I consider myself a supplement nerd. I have been taking dietary supplements religiously for more than two decades. People laugh when they come to my home and see all the bottles and canisters lying around—I must take 75 pills a day along with powders of all kinds. My idea of fun is spending time in a health food store looking at all the cool products. I’m like a kid in a candy store.
Interestingly, I have a unique perspective. For more than three decades, I have raced more than 300 endurance events, including more than 150 triathlons of Olympic distance or longer, 103 marathons and numerous other events including ultramarathons and rough water swims from Alcatraz to the mainland. Through it all, I have experienced the benefits of a wide range of innovative sports nutrition products.
So, when I hear of a compelling new sports nutrition ingredient, I am always very curious. What does it do? What are the benefits? Is it supported by legitimate science? Some of the following may not be necessarily new, but have lacked awareness and have caught my eye in recent months:
Citrulline Malate: Originally marketed as an “anti-fatigue” supplement. In fact, decades ago, citrulline malate was prescribed to treat both mental and physical fatigue in post-surgery patients. More recently, citrulline malate has become popular for its performance-boosting effects. The benefits are attributed to the synergistic combination of both L-citrulline and malate, which helps to increase rates of ATP during exercise, followed by increased rates of PCr (phosphocreatine) recovery after exercise.
In fact, research indicates that 8 grams of citrulline malate increased the number of repetitions performed during an upper body resistance training regimen and reduced soreness at 24 and 48 hours post-exercise (compared to a placebo). Recently, researchers from Mississippi State University found that 8 grams of citrulline malate significantly increased the number of lower body repetitions compared to a placebo group.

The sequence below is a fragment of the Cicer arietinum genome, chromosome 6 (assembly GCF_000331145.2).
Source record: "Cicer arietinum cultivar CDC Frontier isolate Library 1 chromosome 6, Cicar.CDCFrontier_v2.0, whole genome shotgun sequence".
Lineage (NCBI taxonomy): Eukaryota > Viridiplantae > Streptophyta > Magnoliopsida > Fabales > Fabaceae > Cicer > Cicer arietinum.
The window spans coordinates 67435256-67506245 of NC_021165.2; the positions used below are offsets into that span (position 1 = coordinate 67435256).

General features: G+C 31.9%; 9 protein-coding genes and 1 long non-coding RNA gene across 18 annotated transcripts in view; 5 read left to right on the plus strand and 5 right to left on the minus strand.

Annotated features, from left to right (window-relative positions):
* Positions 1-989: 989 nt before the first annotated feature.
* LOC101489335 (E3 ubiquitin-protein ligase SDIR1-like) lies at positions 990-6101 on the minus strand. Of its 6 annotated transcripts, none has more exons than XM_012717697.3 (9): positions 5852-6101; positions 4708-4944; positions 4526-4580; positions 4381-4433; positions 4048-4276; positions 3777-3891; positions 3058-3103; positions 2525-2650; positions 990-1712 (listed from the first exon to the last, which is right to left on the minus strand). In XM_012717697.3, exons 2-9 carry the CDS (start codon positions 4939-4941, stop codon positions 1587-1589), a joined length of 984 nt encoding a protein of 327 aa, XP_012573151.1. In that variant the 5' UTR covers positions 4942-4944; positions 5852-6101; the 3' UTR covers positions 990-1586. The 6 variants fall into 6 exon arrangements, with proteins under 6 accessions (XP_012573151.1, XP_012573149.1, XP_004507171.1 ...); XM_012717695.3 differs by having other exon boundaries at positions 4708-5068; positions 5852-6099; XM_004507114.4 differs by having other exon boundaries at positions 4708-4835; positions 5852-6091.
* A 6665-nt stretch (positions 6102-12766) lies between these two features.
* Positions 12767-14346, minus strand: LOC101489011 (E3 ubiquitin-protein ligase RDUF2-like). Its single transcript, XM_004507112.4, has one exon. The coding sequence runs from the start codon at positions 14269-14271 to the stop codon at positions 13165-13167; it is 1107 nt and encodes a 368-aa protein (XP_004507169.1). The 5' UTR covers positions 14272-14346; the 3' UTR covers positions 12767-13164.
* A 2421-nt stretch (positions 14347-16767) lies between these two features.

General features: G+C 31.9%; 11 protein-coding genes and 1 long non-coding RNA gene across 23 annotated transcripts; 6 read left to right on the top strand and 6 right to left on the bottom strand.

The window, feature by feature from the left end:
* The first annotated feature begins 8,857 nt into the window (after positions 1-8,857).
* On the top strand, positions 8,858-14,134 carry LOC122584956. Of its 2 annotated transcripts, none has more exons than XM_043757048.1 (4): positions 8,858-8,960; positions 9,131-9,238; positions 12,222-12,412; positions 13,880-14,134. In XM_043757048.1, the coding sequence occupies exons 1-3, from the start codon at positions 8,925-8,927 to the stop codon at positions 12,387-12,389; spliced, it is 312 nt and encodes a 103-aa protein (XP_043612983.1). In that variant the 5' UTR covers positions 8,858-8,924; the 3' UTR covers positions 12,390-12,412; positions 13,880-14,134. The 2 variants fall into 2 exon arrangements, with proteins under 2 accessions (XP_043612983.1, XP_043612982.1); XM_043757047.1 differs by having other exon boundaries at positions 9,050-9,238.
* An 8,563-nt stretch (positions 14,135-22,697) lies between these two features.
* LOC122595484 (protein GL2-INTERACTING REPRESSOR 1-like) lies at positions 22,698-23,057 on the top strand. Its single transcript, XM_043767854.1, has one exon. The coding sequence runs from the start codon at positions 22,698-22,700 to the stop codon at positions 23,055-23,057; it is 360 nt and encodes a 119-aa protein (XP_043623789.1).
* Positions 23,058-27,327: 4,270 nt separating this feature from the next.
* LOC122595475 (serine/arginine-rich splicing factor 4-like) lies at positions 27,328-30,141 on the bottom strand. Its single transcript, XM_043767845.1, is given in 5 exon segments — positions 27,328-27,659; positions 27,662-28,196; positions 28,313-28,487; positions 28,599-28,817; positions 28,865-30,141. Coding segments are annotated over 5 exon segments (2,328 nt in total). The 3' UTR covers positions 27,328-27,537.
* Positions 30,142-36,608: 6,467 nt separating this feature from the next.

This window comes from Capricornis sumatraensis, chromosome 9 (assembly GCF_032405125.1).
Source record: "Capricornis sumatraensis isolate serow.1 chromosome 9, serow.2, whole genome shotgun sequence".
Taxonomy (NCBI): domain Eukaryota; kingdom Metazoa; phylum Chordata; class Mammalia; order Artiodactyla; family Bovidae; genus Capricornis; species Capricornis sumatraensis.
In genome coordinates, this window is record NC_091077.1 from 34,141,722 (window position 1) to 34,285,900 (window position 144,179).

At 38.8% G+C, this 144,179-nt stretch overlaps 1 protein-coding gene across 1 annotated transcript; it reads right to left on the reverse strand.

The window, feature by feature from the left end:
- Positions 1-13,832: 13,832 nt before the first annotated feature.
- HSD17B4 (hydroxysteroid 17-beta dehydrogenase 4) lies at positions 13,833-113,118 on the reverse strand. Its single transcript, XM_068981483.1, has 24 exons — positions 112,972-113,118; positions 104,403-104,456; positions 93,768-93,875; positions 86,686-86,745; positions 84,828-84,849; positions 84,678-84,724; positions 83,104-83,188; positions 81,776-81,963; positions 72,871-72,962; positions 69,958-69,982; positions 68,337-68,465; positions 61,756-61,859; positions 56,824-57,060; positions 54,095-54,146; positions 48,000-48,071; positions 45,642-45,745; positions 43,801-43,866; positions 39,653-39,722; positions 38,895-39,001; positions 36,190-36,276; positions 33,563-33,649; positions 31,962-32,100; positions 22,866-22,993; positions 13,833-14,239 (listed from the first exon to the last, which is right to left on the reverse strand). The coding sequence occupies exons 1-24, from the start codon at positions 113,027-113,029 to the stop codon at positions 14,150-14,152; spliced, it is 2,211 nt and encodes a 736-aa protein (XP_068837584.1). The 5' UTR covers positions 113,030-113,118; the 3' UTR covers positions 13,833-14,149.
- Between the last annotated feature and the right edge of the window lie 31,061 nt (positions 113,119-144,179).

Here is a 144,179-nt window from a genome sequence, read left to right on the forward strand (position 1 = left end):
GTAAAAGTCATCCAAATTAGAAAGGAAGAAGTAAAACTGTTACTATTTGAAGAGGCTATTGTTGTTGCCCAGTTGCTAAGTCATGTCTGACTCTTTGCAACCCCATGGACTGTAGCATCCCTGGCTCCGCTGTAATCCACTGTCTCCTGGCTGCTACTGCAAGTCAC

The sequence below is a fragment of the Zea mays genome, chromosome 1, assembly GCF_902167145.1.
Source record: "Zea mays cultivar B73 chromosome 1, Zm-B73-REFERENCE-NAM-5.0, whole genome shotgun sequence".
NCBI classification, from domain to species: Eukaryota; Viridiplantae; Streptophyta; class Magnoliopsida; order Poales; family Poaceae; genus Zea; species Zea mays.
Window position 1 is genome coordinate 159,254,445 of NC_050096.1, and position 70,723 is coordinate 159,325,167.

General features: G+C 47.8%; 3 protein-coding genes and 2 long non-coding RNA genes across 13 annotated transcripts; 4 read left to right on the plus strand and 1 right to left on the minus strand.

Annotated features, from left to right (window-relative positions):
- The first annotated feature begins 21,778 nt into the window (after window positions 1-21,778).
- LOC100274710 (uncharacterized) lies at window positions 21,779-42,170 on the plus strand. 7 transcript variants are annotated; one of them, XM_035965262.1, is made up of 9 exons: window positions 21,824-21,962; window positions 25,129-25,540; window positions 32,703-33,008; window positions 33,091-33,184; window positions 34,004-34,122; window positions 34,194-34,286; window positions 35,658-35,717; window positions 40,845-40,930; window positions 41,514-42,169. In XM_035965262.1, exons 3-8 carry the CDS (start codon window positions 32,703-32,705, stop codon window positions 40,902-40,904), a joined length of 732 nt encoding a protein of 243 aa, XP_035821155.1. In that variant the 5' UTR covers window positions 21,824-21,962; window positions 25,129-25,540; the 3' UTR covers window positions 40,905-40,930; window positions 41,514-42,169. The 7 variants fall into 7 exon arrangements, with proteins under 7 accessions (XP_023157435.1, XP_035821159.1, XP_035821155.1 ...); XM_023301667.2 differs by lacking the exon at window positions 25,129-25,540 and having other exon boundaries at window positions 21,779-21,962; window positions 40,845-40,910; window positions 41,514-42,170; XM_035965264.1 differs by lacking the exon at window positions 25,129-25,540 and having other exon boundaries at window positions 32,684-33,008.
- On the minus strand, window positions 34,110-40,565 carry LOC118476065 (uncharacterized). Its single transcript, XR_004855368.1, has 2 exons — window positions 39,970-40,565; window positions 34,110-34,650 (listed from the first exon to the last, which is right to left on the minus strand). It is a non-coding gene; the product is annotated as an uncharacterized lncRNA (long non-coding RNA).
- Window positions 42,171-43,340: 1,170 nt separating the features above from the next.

Curcumin: A naturally occurring chemical compound that is found in the spice turmeric. The two words are sometimes used interchangeably, but the technical difference between the two is that turmeric is the yellowish powder used to flavor foods, while curcumin is a chemical contained within turmeric. In Indian and Asian cultures, turmeric and curcumin have a long history of use as a traditional herbal medicine. Western medicine is beginning to study the potential of turmeric in treating diseases such as arthritis, cancer and diabetes.
However, some of the most fascinating curcumin research also dovetails with what I experience so much of: muscle soreness. A new, double-blind, randomized, placebo controlled study published in the European Journal of Applied Physiology in March 2015 indicates curcumin can help reduce pain associated with delayed onset muscle soreness (DOMS) and aid muscle recovery in physically active people.
The study examined whether curcumin had an impact on “single-leg jump performance and DOMS following unaccustomed heavy exercise.” Researchers gave 17 male volunteers 2.5 g of oral curcumin (or a placebo) twice daily two days before to three days after strenuous single-leg press exercise, separated by 14 days of rest. During this trial period, the researchers monitored post-exercise limb pain, muscle swelling and other indicators of muscle damage and inflammation. Data was collected at baseline, immediately after exercises, one day after exercises and two days after exercises.
The results indicated that aside from inducing moderate to large reductions in pain caused by single-leg squats, gluteal stretches and squat jumps, the curcumin supplements also caused small reductions in creatine kinase activity (increased amounts of creatine kinase in the bloodstream is associated with muscle damage). The researchers even found that curcumin improved the volunteers’ single-leg jump performances due to its anti-inflammatory benefits. Further research is needed, but the results are compelling nonetheless.
Glycine Propionyl-L-Carnitine (GlycoCarn): Nitric oxide boosters are nothing new, but my personal experience with this supplement has been nothing short of profound. In fact, recent double-blind studies reveal that GlycoCarn is the only supplement proven to increase nitric oxide levels in the human bloodstream.
GlycoCarn consists of a molecular bonded form of propionyl-L-carnitine and one of the carnitine precursor amino acids, glycine. Two recent studies have demonstrated an increase in blood levels of nitric oxide with oral GlycoCarn intake, at a daily dosage of 4.5 g (Bloomer et al., 2007; in press). These findings agree with other recent work using propionyl-L-carnitine exclusively (Lofreddo et al., 2007), which demonstrated an increase in blood nitric oxide in response to 6 g daily of propionyl-L-carnitine given via intravenous infusion.
Compared with other forms of carnitine, GlycoCarn works as a nitric oxide booster, exhibiting a special affinity for muscle tissues, such as the heart. In addition, it helps boost nitric oxide health, acting as a powerful scavenger against superoxide radicals, and protects against lipid peroxidation.